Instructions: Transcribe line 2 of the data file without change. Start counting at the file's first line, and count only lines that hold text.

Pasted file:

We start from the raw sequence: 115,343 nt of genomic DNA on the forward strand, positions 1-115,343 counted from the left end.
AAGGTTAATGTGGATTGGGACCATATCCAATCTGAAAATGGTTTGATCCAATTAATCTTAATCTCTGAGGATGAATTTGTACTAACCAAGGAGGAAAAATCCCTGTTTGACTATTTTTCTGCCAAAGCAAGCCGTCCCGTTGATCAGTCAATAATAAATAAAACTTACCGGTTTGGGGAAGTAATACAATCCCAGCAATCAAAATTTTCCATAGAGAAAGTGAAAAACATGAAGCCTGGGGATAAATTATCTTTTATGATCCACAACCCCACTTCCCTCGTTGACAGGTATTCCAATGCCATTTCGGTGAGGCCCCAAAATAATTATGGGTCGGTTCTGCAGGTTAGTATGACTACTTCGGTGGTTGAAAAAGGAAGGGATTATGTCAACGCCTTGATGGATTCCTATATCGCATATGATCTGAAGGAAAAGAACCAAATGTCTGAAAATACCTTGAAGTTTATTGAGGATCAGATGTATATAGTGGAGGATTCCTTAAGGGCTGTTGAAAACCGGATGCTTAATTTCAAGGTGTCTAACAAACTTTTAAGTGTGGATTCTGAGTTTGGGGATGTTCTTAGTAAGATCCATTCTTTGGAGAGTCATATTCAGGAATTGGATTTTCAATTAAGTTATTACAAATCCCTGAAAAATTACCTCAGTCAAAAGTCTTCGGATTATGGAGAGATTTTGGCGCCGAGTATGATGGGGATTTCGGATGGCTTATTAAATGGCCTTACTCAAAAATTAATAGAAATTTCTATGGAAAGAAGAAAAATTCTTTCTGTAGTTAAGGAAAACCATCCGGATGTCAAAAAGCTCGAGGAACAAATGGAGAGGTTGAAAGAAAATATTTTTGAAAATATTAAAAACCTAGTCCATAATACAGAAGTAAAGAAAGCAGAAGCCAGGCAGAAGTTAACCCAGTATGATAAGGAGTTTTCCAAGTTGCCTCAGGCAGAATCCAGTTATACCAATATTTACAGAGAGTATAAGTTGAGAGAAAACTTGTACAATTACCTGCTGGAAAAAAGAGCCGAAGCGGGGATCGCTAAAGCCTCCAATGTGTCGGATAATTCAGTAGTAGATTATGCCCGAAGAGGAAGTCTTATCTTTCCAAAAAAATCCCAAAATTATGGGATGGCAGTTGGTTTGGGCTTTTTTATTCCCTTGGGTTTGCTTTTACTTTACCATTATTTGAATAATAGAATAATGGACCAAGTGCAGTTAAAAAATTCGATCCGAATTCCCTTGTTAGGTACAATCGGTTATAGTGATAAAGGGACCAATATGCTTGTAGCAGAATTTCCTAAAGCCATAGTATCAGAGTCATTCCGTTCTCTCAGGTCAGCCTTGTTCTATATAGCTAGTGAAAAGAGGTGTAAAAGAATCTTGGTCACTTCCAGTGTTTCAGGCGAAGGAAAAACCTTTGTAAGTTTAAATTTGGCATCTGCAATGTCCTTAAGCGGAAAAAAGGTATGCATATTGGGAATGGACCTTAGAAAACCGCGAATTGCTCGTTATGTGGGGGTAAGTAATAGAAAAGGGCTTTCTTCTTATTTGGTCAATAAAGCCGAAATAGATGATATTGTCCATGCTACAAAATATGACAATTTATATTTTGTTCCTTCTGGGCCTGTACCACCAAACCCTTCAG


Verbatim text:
AAGGTTAATGTGGATTGGGACCATATCCAATCTGAAAATGGTTTGATCCAATTAATCTTAATCTCTGAGGATGAATTTGTACTAACCAAGGAGGAAAAATCCCTGTTTGACTATTTTTCTGCCAAAGCAAGCCGTCCCGTTGATCAGTCAATAATAAATAAAACTTACCGGTTTGGGGAAGTAATACAATCCCAGCAATCAAAATTTTCCATAGAGAAAGTGAAAAACATGAAGCCTGGGGATAAATTATCTTTTATGATCCACAACCCCACTTCCCTCGTTGACAGGTATTCCAATGCCATTTCGGTGAGGCCCCAAAATAATTATGGGTCGGTTCTGCAGGTTAGTATGACTACTTCGGTGGTTGAAAAAGGAAGGGATTATGTCAACGCCTTGATGGATTCCTATATCGCATATGATCTGAAGGAAAAGAACCAAATGTCTGAAAATACCTTGAAGTTTATTGAGGATCAGATGTATATAGTGGAGGATTCCTTAAGGGCTGTTGAAAACCGGATGCTTAATTTCAAGGTGTCTAACAAACTTTTAAGTGTGGATTCTGAGTTTGGGGATGTTCTTAGTAAGATCCATTCTTTGGAGAGTCATATTCAGGAATTGGATTTTCAATTAAGTTATTACAAATCCCTGAAAAATTACCTCAGTCAAAAGTCTTCGGATTATGGAGAGATTTTGGCGCCGAGTATGATGGGGATTTCGGATGGCTTATTAAATGGCCTTACTCAAAAATTAATAGAAATTTCTATGGAAAGAAGAAAAATTCTTTCTGTAGTTAAGGAAAACCATCCGGATGTCAAAAAGCTCGAGGAACAAATGGAGAGGTTGAAAGAAAATATTTTTGAAAATATTAAAAACCTAGTCCATAATACAGAAGTAAAGAAAGCAGAAGCCAGGCAGAAGTTAACCCAGTATGATAAGGAGTTTTCCAAGTTGCCTCAGGCAGAATCCAGTTATACCAATATTTACAGAGAGTATAAGTTGAGAGAAAACTTGTACAATTACCTGCTGGAAAAAAGAGCCGAAGCGGGGATCGCTAAAGCCTCCAATGTGTCGGATAATTCAGTAGTAGATTATGCCCGAAGAGGAAGTCTTATCTTTCCAAAAAAATCCCAAAATTATGGGATGGCAGTTGGTTTGGGCTTTTTTATTCCCTTGGGTTTGCTTTTACTTTACCATTATTTGAATAATAGAATAATGGACCAAGTGCAGTTAAAAAATTCGATCCGAATTCCCTTGTTAGGTACAATCGGTTATAGTGATAAAGGGACCAATATGCTTGTAGCAGAATTTCCTAAAGCCATAGTATCAGAGTCATTCCGTTCTCTCAGGTCAGCCTTGTTCTATATAGCTAGTGAAAAGAGGTGTAAAAGAATCTTGGTCACTTCCAGTGTTTCAGGCGAAGGAAAAACCTTTGTAAGTTTAAATTTGGCATCTGCAATGTCCTTAAGCGGAAAAAAGGTATGCATATTGGGAATGGACCTTAGAAAACCGCGAATTGCTCGTTATGTGGGGGTAAGTAATAGAAAAGGGCTTTCTTCTTATTTGGTCAATAAAGCCGAAATAGATGATATTGTCCATGCTACAAAATATGACAATTTATATTTTGTTCCTTCTGGGCCTGTACCACCAAACCCTTCAG